I have a vector logo (eps-file) that needs to be exported to an A4-flyer created in Photoshop for printing (as a PDF).

What is the best way to export the logo to Photoshop at the appropriate size while keeping it nice and crisp?

I tried to export it as a PNG, but if you zoom into the document the logo is not very sharp compared to the text in Photoshop.

I also tried a smart object, which gives better results, but it is still not convincing.

What is the best way to handle this?

  • 2
    Copy the object(s) in Illustrator and paste to Photoshop as a Smart object.
    – Joonas
    Commented Dec 11, 2014 at 13:05
  • So a smart object is the best way to handle this?
    – Neo83
    Commented Dec 11, 2014 at 13:19
  • Since you have Photoshop... and you have Illustrator... I'm going to guess you have InDesign. The Flyer quality will be much better if you use it and much smaller file size.
    – Ryan
    Commented Dec 11, 2014 at 13:36
  • @Ryan, the flyer is just template, which was created in Photoshop (GraphicRiver). But thanks for the info. So you recommend InDesign for future print jobs?
    – Neo83
    Commented Dec 11, 2014 at 13:42
  • 1
    @Neo83 Because beginners don't know better and they're capitalists. A quick glance at Graphicriver shows that some are INDD files and some are as you've discovered PSD files. I'd look for INDD next time if looking for print.
    – Ryan
    Commented Dec 11, 2014 at 13:55

4 Answers 4


Without seeing the actual logo it's not possible to give a definitive answer to this, but importing it as a Shape Layer or vector paths would be the best way to do it if it's a simple logo, because your PSD would then contain live vector shapes that would output cleanly to PDF.

When you import a vector logo (or any other vector) as a Smart Object, Photoshop retains the vector information inside the Smart Object, but what is presented in the PSD is a raster representation of the contents of the S.O. at whatever the resolution is of the PSD. A Smart Object is always a raster interpretation of its contents at the same resolution as the containing document. When the PSD is saved, or output to PDF, it's the raster representation that is output, not the vector information.

Since you're sending this to PDF, your best bet would be to increase the resolution of the PSD to 600 ppi or greater without changing its print dimensions (i.e., turn on "Resample image" in the Image Size dialog, then increase the ppi). When you save this as a PDF, the print dimensions will be the same, but you'll get cleaner edges on your logo than you would from a 300 ppi document.

An alternative, better approach would be to place the PSD template into InDesign as a background, without the logo or text, then add both text and logo in InDesign. Given that you're stuck with the template you purchased, that might be the better way to go at this point.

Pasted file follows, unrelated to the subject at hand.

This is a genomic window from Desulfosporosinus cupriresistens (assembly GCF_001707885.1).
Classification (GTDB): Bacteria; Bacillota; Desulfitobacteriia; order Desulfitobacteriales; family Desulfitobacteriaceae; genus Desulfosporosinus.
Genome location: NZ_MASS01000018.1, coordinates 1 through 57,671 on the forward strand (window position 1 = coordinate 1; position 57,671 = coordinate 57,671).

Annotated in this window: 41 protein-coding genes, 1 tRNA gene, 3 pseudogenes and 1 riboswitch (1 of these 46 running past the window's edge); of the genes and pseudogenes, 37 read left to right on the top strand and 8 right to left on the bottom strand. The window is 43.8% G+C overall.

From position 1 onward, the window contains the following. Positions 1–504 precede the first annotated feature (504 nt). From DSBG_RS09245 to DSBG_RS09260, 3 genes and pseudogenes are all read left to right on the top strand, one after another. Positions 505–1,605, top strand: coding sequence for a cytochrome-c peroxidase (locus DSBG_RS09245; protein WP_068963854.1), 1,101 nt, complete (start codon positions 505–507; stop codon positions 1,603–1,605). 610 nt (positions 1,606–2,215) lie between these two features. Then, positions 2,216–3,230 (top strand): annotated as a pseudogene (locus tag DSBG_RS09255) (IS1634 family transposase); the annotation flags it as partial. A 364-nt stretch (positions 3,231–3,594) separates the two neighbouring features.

• There is no point in exporting to 600ppi.
    – Rafael
    Commented Sep 7, 2016 at 18:12

I would say use a smart object, however you could try doing 'save for web'as a PNG. This gives you more options than the default export, such as image scaling and the type of smoothing applied (none, art or text optimized smoothing). for best quality probably use 'art' smoothing and a large image scaling for best resolution (it should say the pixel dimensions next to these options)

Good luck, let me know if you have any more issues.

  • Save for web will create files of low resolution and should never be used for projects designed for print.
    – Scott
    Commented Dec 12, 2014 at 19:00

Don't send Photoshop to do a vector or page layout job.

Turn it around. Export the .psd to a .eps and place that in Illustrator, then import the logo (or paste it).

Even better, place the .psd into InDesign, then import the Illustrator .ai logo, then export to a .pdf.

Best — rebuild the layout in InDesign.


To answer your question more directly. Indesign is designed for print primarily and is the best option (in my experience) assuming your document has text and a bitmap image in it. Indesign will accept the EPS file from Illustrator and a backdrop bitmap from Photoshop and as WillAdams suggested output as a PDF which the printer will prefer (PDF is designed for pre-press these days).

If you wish to combine your vector with a bitmap image (photo / backdrop) in Photoshop then export the vector from Illustrator as an EPS file (Save as in some versions). Drag this onto the Photoshop application and a dialogue box will appear. Select CMYK and 300 dpi and a suitable size for you end document (210 x 297mm in your case) - this will ensure that the colour space, size and dpi are correct for your project. If you have built your vector well you will not see any broken edges or fuzzyness. Once you are happy with the design, save the file out of Photoshop as an EPS without compression and import to Indesign. Set additional text on the document layout.

To be clear on some of the other answers (all positive in their own way): - vectors can do lots of things that you don't need in this instance (I wouldn't edit a vector in Photoshop for example so why the Smart Object?. - Illustrator can be used to typeset and produce a print document without Indesign (packaging industry do this as its often simple flat colour, text and icons - no bitmap). However, Indesign is more flexible and has better PDF integration (for pre-press). - Photoshop can produce a PDF directly at press quality for a printer without Illustrator or Indesign (it's in the Export / PDF / Presets) and I have done this on occasion for (foreign) printers who required a flat image file by FTP but its tedious to layout, will lose sharpness in text (especially under 10 point) and not ideal for DTP.

Hope this helps

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